A new border war
By WES ALLISON
© St. Petersburg Times, published March 12, 2001
The beef was cured hard as hickory and wrapped in black plastic. Miyawa handed it only somewhat reluctantly to U.S. Department of Agriculture agents checking bags and passengers disembarking from Wednesday's British Airways flight from London to Tampa International Airport.
"Part of the ritual was we were supposed to bring it back here and spread it around to family members," Miyawa, 25, explained as agents searched their suitcases for other foods, finding only a six-pack of Kenyan beer and a wooden elephant that, on the X-ray machine, had looked a lot like an illegal African yam. "It's supposed to bring good luck."
Recent outbreaks of foot and mouth disease in the United Kingdom have alarmed U.S. agricultural officials, as has the spread of mad cow disease, and the USDA's Animal and Plant Health Inspection Service has bolstered efforts to try to keep the devastating diseases from immigrating.
That means checking more passengers and more bags, and confiscating more food from foreign flights, especially from Europe.
"Everybody eats. Not everybody smuggles drugs," said David Hertel, acting director of operations at the APHIS office in Tampa. "So we have more potential for them to be bringing in illegal fruits and vegetables and meat. That's why we're so vigilant."
An officer tossed the Kenyan beef into a trash bin with hard sausage, gravy mix and fruit confiscated from other passengers. Miyawa, who had declared the meat on the customs form all passengers get, understood. "We're not going to die over it," he said.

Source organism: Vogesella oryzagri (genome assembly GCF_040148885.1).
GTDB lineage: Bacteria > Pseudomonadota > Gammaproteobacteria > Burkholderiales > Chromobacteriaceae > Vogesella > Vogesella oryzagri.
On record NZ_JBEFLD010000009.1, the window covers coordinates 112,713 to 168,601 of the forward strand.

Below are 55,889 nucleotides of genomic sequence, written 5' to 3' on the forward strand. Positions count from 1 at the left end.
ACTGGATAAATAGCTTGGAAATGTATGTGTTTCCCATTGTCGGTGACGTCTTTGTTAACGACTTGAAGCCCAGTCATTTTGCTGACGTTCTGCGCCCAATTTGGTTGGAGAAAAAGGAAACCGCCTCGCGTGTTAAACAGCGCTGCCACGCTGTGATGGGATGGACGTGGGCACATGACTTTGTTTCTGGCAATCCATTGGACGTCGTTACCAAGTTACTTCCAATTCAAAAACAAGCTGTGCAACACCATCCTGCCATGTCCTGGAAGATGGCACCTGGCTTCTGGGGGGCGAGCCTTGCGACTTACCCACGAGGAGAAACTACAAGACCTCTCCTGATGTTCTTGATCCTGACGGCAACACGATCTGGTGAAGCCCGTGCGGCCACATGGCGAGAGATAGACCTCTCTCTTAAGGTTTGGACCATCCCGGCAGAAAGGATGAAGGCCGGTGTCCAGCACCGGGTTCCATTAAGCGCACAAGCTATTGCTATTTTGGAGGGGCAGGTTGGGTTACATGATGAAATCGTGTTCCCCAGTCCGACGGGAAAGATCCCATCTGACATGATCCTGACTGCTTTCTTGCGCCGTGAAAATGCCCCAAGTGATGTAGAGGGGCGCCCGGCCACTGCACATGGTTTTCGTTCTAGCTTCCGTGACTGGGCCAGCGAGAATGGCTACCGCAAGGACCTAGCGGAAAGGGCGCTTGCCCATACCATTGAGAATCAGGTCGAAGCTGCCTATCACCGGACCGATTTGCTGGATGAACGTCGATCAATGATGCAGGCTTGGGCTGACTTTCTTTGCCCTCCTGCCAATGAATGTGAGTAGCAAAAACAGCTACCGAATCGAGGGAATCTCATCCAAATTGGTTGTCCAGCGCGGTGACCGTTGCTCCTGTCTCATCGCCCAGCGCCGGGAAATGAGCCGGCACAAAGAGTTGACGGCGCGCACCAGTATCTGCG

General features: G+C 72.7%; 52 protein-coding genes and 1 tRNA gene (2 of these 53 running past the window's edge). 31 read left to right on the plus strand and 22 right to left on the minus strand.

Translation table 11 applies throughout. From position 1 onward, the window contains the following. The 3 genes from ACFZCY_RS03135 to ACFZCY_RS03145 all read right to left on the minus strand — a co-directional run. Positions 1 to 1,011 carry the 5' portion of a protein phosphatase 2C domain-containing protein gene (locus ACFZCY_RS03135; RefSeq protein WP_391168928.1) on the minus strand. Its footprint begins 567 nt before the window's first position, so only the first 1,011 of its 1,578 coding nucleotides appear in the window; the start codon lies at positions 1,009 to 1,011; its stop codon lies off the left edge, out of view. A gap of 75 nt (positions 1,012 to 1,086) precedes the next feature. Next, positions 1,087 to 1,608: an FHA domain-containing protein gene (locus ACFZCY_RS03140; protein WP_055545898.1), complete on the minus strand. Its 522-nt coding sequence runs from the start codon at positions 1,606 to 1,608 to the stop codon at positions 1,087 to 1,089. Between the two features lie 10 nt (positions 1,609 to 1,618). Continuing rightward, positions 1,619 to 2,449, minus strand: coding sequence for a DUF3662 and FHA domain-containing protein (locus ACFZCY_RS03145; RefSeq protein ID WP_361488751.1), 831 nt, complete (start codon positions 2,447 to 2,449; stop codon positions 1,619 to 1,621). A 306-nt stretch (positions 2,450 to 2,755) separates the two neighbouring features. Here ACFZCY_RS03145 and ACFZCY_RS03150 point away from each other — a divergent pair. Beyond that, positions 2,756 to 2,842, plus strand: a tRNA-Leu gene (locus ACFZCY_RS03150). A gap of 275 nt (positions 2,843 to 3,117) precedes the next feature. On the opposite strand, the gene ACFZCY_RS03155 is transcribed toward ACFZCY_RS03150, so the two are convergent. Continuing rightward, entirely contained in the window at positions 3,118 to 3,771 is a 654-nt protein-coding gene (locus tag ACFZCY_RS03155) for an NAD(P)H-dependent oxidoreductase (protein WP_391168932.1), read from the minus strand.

Foot and mouth disease is not dangerous to humans, but it looks like black death to livestock farmers. It can infect any cloven-hoofed animal, including cattle, sheep, goats and pigs, causing a high fever and blisters in the mouth and on the hoofs. Some animals recover, but it usually leaves them severely debilitated.
The virus is highly contagious and can be easily transmitted by other infected animals, or even by the clothing and shoes of people who come in contact with them.
The only way to stop an outbreak is to destroy animals infected with it.
"We've sent alerts to all of our field offices asking them to continue to be vigilant in what they do every single day, and in particular examining flights coming from Europe, and the U.K. specifically," USDA spokesman Kevin Herglotz said.
The agency also inspects foreign flights into St. Petersburg-Clearwater International Airport and freighters arriving at Port Manatee and the Port of Tampa.
The last known foot and mouth outbreak in this country occurred in 1929, and an outbreak now could cost billions of dollars in lost meat and dairy products, the USDA says. Florida would be badly hurt, with $1.3-billion in livestock sales annually. The state also produces $423-million worth of dairy products.
In the global village of agricultural inspection, everything comes down to country of origin. What plants or animals the United States allows depends on where they're from, and officers rely on updates from Washington and thick manuals to sort it out.